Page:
So, [Alan], I am not going to allow you back in the house to live.
After the entry of correlative orders in the FV and FM proceedings, this appeal ensued.
We do not question the inherent authority of the Family Part to order, in an appropriate fashion and under proper circumstances, the exclusion of a spouse from the marital home, whether or not there has been domestic violence. N.B. v. T.B., 297 N.J. Super. 35, 42 (App. Div. 1997). In N.B., we held:
We recognize that parties in the midst of a tumultuous matrimonial dispute should ordinarily not reside under the same roof. However, that is a matter for the matrimonial court to resolve. The matrimonial court has equitable power to remove a spouse from a marital home on a proper showing even if the home is owned by both as tenants by the entirety. See Degenaars v. Degenaars, 186 N.J. Super. 233, 235 (Ch. Div. 1982); Babushik v. Babushik, 157 N.J. Super. 128, 129 (Ch. Div. 1978); S. v. A., 118 N.J. Super. 69, 70, 285 A.2d 588 (Ch. Div. 1972); Roberts v. Roberts, 106 N.J. Super. 108, 109-10 (Ch. Div. 1969). Disputes which do not rise to the level of domestic violence can and should be addressed and resolved by the Chancery Division, Family Part, of the Superior Court without necessarily relying on the [PDVA]. [Ibid.]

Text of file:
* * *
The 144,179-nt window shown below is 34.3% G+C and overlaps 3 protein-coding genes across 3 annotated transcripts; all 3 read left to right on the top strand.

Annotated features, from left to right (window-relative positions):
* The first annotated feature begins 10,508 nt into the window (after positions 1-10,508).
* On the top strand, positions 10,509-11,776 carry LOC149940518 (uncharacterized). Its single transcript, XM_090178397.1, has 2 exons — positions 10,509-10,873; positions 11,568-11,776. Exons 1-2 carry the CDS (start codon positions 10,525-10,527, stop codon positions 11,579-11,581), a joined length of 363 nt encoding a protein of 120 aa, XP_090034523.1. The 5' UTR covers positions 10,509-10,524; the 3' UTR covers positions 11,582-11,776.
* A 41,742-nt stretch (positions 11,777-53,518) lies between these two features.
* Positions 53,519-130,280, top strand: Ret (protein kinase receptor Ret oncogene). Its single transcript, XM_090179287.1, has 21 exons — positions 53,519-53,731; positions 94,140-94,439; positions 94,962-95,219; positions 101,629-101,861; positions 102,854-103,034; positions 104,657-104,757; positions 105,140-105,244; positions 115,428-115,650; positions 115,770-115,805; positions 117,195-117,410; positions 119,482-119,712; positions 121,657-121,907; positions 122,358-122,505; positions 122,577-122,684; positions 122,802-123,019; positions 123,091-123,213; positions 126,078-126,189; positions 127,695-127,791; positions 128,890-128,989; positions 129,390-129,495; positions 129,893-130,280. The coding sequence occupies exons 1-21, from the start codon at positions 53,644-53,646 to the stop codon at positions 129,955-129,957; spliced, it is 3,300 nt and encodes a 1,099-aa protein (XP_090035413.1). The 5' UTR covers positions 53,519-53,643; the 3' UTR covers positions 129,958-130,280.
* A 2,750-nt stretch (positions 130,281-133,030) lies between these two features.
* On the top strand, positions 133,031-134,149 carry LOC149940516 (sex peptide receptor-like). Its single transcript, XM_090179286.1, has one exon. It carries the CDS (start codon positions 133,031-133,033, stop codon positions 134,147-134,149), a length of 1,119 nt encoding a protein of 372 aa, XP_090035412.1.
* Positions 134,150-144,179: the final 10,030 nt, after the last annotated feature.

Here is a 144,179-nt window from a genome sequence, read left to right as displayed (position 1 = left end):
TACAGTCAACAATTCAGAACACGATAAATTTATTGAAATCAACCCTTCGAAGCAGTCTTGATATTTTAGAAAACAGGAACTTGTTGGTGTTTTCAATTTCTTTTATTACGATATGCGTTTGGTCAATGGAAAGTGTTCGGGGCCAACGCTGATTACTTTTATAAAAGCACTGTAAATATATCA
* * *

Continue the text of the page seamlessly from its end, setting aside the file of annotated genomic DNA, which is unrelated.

In like vein, we recognize that our review of the Family Part's factual findings is limited. Cesare v. Cesare, 154 N.J. 394, 411 (1998); Crespo v. Crespo, 395 N.J. Super. 190, 193-94 (App. Div. 2007). Because of the Family Part's special jurisdiction and expertise in family matters, we generally defer to, and are constrained by, such court's findings of fact "when supported by adequate, substantial, credible evidence." Cesare, supra, 154 N.J. at 411-12. However, that court's legal decisions are subject to our plenary review. Crespo, supra, 395 N.J. Super. at 194.